The first payoff from experience was our choice of skipping the alternate trails in the first mile. They look appealing but you find out after you’ve committed to them that a roadblock forms as runners try squeezing back onto the main path. Seriously, this probably is worth a full minute or two. And it avoids frustration. I felt great with our pace on this ten mile climb. The amount of water on the trail – jeep road really for the first 7 miles – was different. But to be expected I guess as Ouray received some rain earlier in the week. You can see it in this pic – felt like running up a creek at times but my feet never got wet.
We began walking within 4 miles but whenever the grade allowed, we would run again. Actually, we followed the crowd. Whenever we saw the runners immediately in front of us begin to run or begin to walk, we fell into their pace. Rob and I seemed to alternate taking off on each other which was interesting. If he was in front of me, I would have to continue running uphill when the crowd began walking in order to catch him. I assume he had to do the same to catch me. I lost Rob once when I was certain he was behind me but then I nearly ran into him ahead of me. I think this was near Lower Camp Bird which marked the end of the easy 7% gradient around 5 miles and the transition to the steeper 14% slope for the second half of the climb. I stuffed my mouth full of M&Ms, oranges and bananas – easily eating more at this LCB aid station than I do in an entire half marathon. I did the same at the Upper Camp Bird aid station a little over 7 miles up. Here, the gradient increases to 15% and eventually leaves the jeep road for single track – at which point the gradient becomes 16.5%. Rob and I were finished passing each other with energetic bursts. The rest of the way – now above tree line – would be pure walking.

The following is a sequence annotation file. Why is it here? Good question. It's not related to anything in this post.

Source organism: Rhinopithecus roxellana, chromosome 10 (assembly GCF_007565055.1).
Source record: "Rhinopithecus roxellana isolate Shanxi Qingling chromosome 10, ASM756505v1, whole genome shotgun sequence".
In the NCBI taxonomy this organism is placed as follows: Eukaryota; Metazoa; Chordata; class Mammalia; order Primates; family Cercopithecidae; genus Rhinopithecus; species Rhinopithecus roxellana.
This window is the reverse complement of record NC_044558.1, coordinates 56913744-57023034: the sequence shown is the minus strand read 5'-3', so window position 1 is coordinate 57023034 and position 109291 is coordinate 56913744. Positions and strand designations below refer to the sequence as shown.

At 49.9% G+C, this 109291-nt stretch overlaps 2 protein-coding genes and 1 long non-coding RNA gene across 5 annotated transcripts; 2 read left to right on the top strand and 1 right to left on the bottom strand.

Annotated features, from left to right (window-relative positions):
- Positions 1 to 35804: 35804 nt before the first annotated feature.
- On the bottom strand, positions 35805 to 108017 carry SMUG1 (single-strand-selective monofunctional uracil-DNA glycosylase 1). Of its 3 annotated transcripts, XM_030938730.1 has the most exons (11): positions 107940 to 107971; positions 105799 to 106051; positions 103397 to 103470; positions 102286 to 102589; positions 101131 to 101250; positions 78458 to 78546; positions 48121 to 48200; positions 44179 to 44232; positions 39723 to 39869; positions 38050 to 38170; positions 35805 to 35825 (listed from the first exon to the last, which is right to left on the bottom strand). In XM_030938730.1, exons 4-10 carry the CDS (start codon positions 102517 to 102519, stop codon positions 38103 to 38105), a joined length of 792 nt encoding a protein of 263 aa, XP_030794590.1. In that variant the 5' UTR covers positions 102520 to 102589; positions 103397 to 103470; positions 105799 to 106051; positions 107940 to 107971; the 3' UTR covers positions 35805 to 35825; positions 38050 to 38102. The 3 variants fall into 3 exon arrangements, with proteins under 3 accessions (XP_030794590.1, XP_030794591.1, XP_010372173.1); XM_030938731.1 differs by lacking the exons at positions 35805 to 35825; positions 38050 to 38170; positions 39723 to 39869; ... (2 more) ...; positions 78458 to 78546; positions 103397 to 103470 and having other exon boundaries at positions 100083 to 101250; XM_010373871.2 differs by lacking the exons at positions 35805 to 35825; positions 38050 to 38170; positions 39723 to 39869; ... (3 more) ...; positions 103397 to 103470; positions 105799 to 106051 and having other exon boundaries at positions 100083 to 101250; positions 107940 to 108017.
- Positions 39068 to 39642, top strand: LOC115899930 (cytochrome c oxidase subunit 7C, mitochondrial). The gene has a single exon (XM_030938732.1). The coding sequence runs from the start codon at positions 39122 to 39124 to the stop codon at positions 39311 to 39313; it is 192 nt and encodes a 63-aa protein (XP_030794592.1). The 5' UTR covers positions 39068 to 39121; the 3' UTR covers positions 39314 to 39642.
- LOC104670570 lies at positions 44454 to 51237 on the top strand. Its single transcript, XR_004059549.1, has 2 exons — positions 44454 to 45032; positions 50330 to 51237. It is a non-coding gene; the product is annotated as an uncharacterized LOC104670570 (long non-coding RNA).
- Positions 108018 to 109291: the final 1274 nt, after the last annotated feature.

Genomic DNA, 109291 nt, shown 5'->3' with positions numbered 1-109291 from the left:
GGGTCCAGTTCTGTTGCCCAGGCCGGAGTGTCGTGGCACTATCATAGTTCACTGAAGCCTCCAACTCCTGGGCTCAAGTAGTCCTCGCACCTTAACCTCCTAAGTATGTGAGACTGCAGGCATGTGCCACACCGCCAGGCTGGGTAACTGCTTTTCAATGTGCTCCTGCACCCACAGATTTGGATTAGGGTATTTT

I carried my iPhone in my hand most of the way in order to film and take photos. This was easy enough, except for when I was stuffing my face with munchies at the aid stations. I’ve already posted some 5 minutes of video to my YouTube channel to give you the feel of being there with us. Rob and I crested the 13,100 foot pass in 2:55 (328 and 329 out of over 1500 runners) just under our target plan of 3 hours. That’s nailing it in my book. We made the pass in 2:35 two years earlier but our strategy this time was to run slower in order to conserve strength for the descent. We enjoyed the view along with some chicken consommé that tasted incredible after having just burned God-only-knows how many thousands of calories.
The weather up top was impossibly perfect. As cold as it was at the start of our first IPR, it got hot on the descent. But this time enough clouds kept the sun off our backs. I suspect there might have been some danger of rain and lightening for the runners an hour or more behind us. We began a controlled pace down toward Telluride. I had planned to run faster, and had the initial strength, but changed my mind after realizing how much I enjoyed the uphill run under a strong but not crazy pace. It feels good to run strong and not be exhausted. Knowing this was going to be a 4 hour affair, I wanted to enjoy it. And so that’s how we tumbled into Telluride – not too fast, not too slow. As the slope evened out a bit the final 3 miles, we began to increase our pace. The final two miles were even quicker and we easily ran the last mile under 7 minutes. We crossed the finish line looking good after four and a half hours. 3 hours up, 1.5 hours down.
Afterward, we soaked in the Hotel Telluride hot tub to work out the lactic acid. Nice hotel by the way. Staff were awesome. We then lunched at the Floradora Saloon where everything tasted wonderful to my starved body. Especially the bacon-wrapped Jalapeño Poppers and Ska True Blonde Ale. I finished the afternoon with a spa massage back at the Hotel Telluride – brilliant call – and dined later that night at 221 South Oak. Very nice. This completes the first leg of my end of year trifecta. Next up – the Denver Marathon Sept 22nd followed by the Boulder Marathon Oct 21st.
Congratulations…great re-cap 🙂
Ed Mahoney said:
Thanks Jules. Awesome event.